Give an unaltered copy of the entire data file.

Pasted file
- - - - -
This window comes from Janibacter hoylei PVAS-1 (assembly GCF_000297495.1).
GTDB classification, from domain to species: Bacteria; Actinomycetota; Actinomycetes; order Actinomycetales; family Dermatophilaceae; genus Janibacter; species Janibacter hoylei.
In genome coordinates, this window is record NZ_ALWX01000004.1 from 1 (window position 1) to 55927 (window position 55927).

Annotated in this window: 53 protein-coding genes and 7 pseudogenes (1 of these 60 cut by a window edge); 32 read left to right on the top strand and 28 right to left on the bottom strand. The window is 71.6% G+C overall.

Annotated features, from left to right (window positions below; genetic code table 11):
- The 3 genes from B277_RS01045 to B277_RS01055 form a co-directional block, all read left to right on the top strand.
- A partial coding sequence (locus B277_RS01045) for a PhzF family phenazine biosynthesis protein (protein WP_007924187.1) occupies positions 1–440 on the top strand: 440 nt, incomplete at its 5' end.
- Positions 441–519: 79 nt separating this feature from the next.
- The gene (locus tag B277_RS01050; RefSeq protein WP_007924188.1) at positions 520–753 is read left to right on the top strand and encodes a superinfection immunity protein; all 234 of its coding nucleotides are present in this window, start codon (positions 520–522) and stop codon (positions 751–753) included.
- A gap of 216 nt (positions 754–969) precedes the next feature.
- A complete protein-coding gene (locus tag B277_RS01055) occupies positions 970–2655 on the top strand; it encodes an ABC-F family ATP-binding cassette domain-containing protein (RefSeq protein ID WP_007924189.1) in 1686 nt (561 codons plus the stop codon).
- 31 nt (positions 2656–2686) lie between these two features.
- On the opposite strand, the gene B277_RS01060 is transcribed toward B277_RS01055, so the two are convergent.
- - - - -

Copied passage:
This window comes from Janibacter hoylei PVAS-1 (assembly GCF_000297495.1).
GTDB classification, from domain to species: Bacteria; Actinomycetota; Actinomycetes; order Actinomycetales; family Dermatophilaceae; genus Janibacter; species Janibacter hoylei.
In genome coordinates, this window is record NZ_ALWX01000004.1 from 1 (window position 1) to 55927 (window position 55927).

Annotated in this window: 53 protein-coding genes and 7 pseudogenes (1 of these 60 cut by a window edge); 32 read left to right on the top strand and 28 right to left on the bottom strand. The window is 71.6% G+C overall.

Annotated features, from left to right (window positions below; genetic code table 11):
- The 3 genes from B277_RS01045 to B277_RS01055 form a co-directional block, all read left to right on the top strand.
- A partial coding sequence (locus B277_RS01045) for a PhzF family phenazine biosynthesis protein (protein WP_007924187.1) occupies positions 1–440 on the top strand: 440 nt, incomplete at its 5' end.
- Positions 441–519: 79 nt separating this feature from the next.
- The gene (locus tag B277_RS01050; RefSeq protein WP_007924188.1) at positions 520–753 is read left to right on the top strand and encodes a superinfection immunity protein; all 234 of its coding nucleotides are present in this window, start codon (positions 520–522) and stop codon (positions 751–753) included.
- A gap of 216 nt (positions 754–969) precedes the next feature.
- A complete protein-coding gene (locus tag B277_RS01055) occupies positions 970–2655 on the top strand; it encodes an ABC-F family ATP-binding cassette domain-containing protein (RefSeq protein ID WP_007924189.1) in 1686 nt (561 codons plus the stop codon).
- 31 nt (positions 2656–2686) lie between these two features.
- On the opposite strand, the gene B277_RS01060 is transcribed toward B277_RS01055, so the two are convergent.